I had already been playing guitar for over 20 years and could play rock and blues as good as most. But country music wasn’t yet in my vocabulary, and chicken pickin’ was as foreign to me as French Morocco. It was like learning how to play guitar all over again. That one train wreck made it apparent to me that I was going to have to practice for three to four hours a day for quite a while to learn this new language. So that’s just what I did. I obtained recordings of as many country standards as I could and burned mix CDs. I began dissecting the songs, writing number charts for them, learning arrangements, rhythms, solos, even bass lines. As chicken pickin’ is essential to traditional country guitar playing, I followed one piece of great advice from D “Put on a CD of old-school country and improvise solos over entire songs using the chicken pickin’ technique.” I forced myself to do this and, although I sometimes felt like throwing my guitar through the window, slowly began to see improvement. I was determined to never have another moment like my debacle on Broadway ever happen again. And while I did eventually get the hang of chicken pickin’, to this day, I still cringe every time I hear Rocky Top!

It was sometime late in the summer of 2002 and I had already been in Nashville for a couple of months when I got a phone call from my friend “D”. He had been hired by a producer at a recording studio on Music Row to lay down some lead guitar tracks on a couple of songs and, as he was trying to help me become established in the Nashville music community, thought this might be a good opportunity to break me into the world of professional recording. Apparently there were two songs that would be in need of lead guitar, one being an original by a Nashville writer, the other being a cover of the Bonnie Raitt song “Something to Talk About”. As I had some experience playing slide guitar, and he had some pull with the producer, he thought it would be a good idea for me to learn the slide parts and sit in on the track. Piece of cake, right? I had a couple of days to prepare, so I began wood shedding the song.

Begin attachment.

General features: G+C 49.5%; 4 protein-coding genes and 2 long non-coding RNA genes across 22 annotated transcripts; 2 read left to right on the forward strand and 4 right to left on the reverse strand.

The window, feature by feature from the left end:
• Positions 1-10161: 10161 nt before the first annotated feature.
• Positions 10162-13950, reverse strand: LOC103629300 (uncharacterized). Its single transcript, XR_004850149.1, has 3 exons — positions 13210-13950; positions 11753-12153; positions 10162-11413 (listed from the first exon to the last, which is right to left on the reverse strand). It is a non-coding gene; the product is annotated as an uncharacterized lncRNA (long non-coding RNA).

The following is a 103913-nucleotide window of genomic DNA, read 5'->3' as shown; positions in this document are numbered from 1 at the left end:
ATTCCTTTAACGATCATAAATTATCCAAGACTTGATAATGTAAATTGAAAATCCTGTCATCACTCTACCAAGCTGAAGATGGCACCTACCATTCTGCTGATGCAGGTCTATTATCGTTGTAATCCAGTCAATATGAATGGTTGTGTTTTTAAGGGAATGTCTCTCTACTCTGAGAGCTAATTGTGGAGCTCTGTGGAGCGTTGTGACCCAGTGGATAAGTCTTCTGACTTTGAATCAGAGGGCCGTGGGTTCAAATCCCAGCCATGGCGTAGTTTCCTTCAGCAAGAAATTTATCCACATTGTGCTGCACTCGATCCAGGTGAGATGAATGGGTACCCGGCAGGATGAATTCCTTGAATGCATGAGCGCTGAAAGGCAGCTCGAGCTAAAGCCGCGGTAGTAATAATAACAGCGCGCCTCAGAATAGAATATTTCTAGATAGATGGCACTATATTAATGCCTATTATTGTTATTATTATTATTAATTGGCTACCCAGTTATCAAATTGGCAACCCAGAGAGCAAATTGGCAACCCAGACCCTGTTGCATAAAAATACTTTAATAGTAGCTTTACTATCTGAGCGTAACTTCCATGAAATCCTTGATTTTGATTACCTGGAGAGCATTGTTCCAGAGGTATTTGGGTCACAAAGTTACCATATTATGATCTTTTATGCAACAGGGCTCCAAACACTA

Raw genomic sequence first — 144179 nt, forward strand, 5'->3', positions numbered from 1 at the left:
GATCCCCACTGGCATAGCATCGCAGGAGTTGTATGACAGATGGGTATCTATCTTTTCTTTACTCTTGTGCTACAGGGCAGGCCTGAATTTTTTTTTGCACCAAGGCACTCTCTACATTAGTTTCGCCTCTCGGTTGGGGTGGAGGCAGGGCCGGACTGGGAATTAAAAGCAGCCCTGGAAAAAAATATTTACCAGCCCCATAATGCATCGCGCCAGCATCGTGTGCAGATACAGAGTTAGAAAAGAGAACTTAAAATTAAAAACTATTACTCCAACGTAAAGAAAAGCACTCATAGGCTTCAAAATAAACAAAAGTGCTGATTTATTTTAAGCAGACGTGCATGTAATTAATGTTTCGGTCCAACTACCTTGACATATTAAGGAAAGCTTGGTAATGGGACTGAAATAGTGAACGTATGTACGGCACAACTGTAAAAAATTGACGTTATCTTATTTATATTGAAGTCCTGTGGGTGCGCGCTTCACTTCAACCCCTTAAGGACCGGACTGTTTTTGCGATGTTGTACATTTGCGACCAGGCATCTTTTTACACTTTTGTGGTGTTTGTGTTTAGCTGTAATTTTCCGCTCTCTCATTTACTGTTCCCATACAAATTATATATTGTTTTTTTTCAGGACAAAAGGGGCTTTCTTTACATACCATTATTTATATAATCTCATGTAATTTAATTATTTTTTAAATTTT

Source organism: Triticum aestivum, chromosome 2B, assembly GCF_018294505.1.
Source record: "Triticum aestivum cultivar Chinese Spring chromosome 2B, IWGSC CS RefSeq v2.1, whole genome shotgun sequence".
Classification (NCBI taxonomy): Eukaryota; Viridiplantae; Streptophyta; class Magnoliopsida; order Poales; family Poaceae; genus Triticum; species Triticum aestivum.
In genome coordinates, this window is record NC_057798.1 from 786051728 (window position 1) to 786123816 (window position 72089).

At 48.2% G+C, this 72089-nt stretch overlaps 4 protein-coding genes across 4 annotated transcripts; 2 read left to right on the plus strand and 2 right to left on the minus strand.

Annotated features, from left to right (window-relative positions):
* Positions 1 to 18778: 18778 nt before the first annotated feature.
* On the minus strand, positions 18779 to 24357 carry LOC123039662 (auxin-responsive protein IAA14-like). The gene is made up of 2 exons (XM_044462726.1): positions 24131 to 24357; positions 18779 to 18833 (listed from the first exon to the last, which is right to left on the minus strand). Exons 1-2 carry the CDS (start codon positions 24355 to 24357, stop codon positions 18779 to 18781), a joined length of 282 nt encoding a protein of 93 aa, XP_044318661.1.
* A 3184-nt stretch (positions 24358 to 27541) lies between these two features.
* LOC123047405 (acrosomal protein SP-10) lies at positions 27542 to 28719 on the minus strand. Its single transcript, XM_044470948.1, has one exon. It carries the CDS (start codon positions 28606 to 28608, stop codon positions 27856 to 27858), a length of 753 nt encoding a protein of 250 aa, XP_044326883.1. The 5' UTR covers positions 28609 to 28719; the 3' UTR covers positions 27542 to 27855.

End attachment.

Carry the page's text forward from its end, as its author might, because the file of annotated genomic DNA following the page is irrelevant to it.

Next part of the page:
A couple of days later I met D at his house and we drove into town, arriving at a large, nondescript looking white building on Music Row. We carried our guitars in and walked down a long hallway past several recording studios, the activity inside them visible through large plexiglass windows. Whatever small amount of the jitters I was feeling in the parking lot was now replaced with intimidation and a growing amount of “freakedoutedness” as we entered a large control room with several gold records on the wall. D introduced me to Greg (the engineer/producer) telling him “My friend Eric here is a decent slide player and I brought him along to play on the Bonnie Raitt song.” “Sounds good.” he replied. He then introduced me to Donnie, the only other person present in the studio, telling me that he was a great song writer and that I had probably heard some of his songs on the radio over the years. I was also informed that he had written one of the songs we were working on today and both songs were demos for a female artist he was working with. Can we add a little more pressure here please?

Greg led us into a large live room adjacent to the control room which was visible through a large Plexiglas window and pointed to an old Fender amp stating “After you tune up you can play through that.” After tuning my old Strat I plugged in and grabbed a pair of nearby headphones. By now Gregg and D had returned to the control room and I could hear Greg’s voice coming through the headphones “Play a little so I can get a level on you.” I started playing some slide licks and quickly realized the amp had little to no sustain. “Okay, I’ve got a level. Are you ready to make a pass?” “Okay” I sheepishly replied, and with that the count off to the song began. All the tracks to the tune had been previously laid down except for the lead guitar and I began playing the opening riffs at four bars in, just like the record. Or so I thought. The audio in my headphones seemed to stop almost as quickly as it had started, interrupted by the sound of Greg’s voice “It sounds like your intonation is off a little. Why don’t you check your tuning.”